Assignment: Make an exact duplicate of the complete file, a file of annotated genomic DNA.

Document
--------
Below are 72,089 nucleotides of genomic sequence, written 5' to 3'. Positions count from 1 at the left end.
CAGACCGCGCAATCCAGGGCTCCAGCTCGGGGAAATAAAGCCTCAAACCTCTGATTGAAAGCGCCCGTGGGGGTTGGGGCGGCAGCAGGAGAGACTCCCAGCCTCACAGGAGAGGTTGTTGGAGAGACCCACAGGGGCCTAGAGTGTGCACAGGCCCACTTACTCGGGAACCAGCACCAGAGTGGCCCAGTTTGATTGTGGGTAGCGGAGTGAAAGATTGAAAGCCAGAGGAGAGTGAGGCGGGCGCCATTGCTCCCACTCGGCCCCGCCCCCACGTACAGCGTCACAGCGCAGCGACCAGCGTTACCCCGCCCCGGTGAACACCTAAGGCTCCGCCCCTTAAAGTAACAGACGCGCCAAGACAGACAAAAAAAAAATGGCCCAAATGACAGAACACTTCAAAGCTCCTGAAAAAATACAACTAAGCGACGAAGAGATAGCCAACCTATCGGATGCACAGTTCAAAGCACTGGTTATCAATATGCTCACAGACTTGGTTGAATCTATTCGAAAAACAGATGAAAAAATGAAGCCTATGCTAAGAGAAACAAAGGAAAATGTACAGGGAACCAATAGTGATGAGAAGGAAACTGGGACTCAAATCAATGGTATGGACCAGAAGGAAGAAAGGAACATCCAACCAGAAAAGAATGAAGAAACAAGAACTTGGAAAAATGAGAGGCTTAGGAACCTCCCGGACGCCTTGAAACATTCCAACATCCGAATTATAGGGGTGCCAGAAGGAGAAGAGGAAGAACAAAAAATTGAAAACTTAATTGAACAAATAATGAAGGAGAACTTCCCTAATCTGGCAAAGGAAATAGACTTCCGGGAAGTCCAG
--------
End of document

Below are 72,089 nucleotides of genomic sequence, written 5' to 3'. Positions count from 1 at the left end.
CAGACCGCGCAATCCAGGGCTCCAGCTCGGGGAAATAAAGCCTCAAACCTCTGATTGAAAGCGCCCGTGGGGGTTGGGGCGGCAGCAGGAGAGACTCCCAGCCTCACAGGAGAGGTTGTTGGAGAGACCCACAGGGGCCTAGAGTGTGCACAGGCCCACTTACTCGGGAACCAGCACCAGAGTGGCCCAGTTTGATTGTGGGTAGCGGAGTGAAAGATTGAAAGCCAGAGGAGAGTGAGGCGGGCGCCATTGCTCCCACTCGGCCCCGCCCCCACGTACAGCGTCACAGCGCAGCGACCAGCGTTACCCCGCCCCGGTGAACACCTAAGGCTCCGCCCCTTAAAGTAACAGACGCGCCAAGACAGACAAAAAAAAAATGGCCCAAATGACAGAACACTTCAAAGCTCCTGAAAAAATACAACTAAGCGACGAAGAGATAGCCAACCTATCGGATGCACAGTTCAAAGCACTGGTTATCAATATGCTCACAGACTTGGTTGAATCTATTCGAAAAACAGATGAAAAAATGAAGCCTATGCTAAGAGAAACAAAGGAAAATGTACAGGGAACCAATAGTGATGAGAAGGAAACTGGGACTCAAATCAATGGTATGGACCAGAAGGAAGAAAGGAACATCCAACCAGAAAAGAATGAAGAAACAAGAACTTGGAAAAATGAGAGGCTTAGGAACCTCCCGGACGCCTTGAAACATTCCAACATCCGAATTATAGGGGTGCCAGAAGGAGAAGAGGAAGAACAAAAAATTGAAAACTTAATTGAACAAATAATGAAGGAGAACTTCCCTAATCTGGCAAAGGAAATAGACTTCCGGGAAGTCCAG